1st human case of West Nile virus for 2015 reported in Montgomery County

Montgomery County in Texas

The Montgomery County Public Health System is reporting the first human case of West Nile Virus in the Houston area. The organization released the following statement on Tuesday:

A South Montgomery County resident, female in her late 40’s,  has been confirmed to have the West Nile Virus; this is the first case in the county for 2015. Public Health continues to ask homeowners to do their part to help fight West Nile Virus.

According to CDC the most effective way to avoid West Nile Virus disease is to prevent Mosquito bites.   

Avoid bites by using insect repellants that contain DEET, picaridin, IR3535, and some oil of lemon eucalyptus and para-menthane-diol products and follow their directions for use. Weather permitting, wear long sleeves, pants and socks when outdoors. Many mosquitoes are most active from dusk to dawn and it is good to consider staying indoors during this hours.

It is important to Mosquito- Proof your home.  Empty any standing water from flowerpots, gutters, buckets, pool covers, pet water dishes, discarded tires, bird baths and any other items holding water on a regular basis.  Install or repair screen on windows and doors to keep mosquitoes outside and use your Air-conditioning if you have it.

West Nile virus infection can cause serious disease and is most commonly spread by infected mosquitoes. People typically develop symptoms between 3 and 14 days after they are bitten. According to CDC approximately 80 percent of people who are infected will not show any symptoms at all, but there is no way to know in advance if you will develop the  illness or not.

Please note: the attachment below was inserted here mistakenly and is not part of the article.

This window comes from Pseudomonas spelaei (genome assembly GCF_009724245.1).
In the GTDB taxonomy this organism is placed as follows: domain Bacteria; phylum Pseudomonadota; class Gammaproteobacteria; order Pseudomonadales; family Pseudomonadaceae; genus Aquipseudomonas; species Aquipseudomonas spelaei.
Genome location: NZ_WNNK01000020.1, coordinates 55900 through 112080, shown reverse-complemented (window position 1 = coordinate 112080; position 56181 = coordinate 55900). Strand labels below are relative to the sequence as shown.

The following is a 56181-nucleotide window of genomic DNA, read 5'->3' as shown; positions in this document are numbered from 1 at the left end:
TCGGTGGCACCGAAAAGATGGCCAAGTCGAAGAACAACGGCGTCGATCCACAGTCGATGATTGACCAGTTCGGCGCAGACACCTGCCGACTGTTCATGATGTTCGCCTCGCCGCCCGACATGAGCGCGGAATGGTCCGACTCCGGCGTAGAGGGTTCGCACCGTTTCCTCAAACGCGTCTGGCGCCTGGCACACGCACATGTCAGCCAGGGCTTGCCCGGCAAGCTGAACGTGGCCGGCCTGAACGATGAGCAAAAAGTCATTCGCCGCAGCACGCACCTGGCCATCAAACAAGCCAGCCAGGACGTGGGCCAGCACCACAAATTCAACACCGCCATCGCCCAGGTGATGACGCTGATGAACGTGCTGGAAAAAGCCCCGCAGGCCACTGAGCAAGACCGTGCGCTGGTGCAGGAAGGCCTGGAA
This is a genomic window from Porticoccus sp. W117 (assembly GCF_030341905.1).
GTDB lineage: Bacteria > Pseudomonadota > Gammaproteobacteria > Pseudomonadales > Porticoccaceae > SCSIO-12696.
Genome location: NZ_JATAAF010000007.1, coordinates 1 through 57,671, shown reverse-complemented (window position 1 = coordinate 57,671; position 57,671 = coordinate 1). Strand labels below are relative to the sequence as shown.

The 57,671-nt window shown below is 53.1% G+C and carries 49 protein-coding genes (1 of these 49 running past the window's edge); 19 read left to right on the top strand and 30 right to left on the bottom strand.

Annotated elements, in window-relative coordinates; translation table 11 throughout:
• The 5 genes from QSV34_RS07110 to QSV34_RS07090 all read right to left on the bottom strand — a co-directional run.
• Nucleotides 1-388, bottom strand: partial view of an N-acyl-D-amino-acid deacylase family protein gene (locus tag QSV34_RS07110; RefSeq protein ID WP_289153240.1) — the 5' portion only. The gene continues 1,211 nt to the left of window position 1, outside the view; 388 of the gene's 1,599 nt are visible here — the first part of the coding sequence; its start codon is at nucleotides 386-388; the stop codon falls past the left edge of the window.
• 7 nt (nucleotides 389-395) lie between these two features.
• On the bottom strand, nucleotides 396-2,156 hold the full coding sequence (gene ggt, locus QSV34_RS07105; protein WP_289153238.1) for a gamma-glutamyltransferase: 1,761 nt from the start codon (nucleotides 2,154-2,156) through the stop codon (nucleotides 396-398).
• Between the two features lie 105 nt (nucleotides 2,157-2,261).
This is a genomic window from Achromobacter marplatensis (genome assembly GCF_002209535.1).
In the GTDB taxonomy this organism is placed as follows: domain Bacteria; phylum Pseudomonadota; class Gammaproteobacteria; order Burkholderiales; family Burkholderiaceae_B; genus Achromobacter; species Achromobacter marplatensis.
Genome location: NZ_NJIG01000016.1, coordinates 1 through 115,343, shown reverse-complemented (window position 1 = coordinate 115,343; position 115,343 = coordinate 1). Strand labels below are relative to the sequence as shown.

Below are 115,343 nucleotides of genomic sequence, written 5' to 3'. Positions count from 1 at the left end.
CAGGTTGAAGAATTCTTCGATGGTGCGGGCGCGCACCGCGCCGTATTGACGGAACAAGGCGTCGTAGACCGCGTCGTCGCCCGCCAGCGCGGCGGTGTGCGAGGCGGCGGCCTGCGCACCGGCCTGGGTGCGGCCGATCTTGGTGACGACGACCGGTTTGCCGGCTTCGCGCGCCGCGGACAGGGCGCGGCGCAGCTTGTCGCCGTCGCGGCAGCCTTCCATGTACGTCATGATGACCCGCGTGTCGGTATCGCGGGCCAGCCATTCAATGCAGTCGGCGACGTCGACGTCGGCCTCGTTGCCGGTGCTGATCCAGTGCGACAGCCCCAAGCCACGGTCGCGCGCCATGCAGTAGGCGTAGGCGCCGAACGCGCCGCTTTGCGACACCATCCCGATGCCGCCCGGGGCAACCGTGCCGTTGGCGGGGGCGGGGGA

Milder symptoms include fever, headache, body aches, nausea, vomiting and sometimes swollen lymph glands or a skin rash on the chest, stomach and back. These symptoms can last up to several weeks. Serious symptoms which account for less than 1% of those infected can include high fever, headache, neck stiffness, disorientation, coma, tremors, seizures or paralysis. These symptoms can last for several weeks and neurological effects may be permanent.

If you develop symptoms of severe WNV illness such as unusually severe headaches or confusion seek medical attention immediately. The majority of milder WNV illness improves on its own and medical attention is not needed unless you choose otherwise.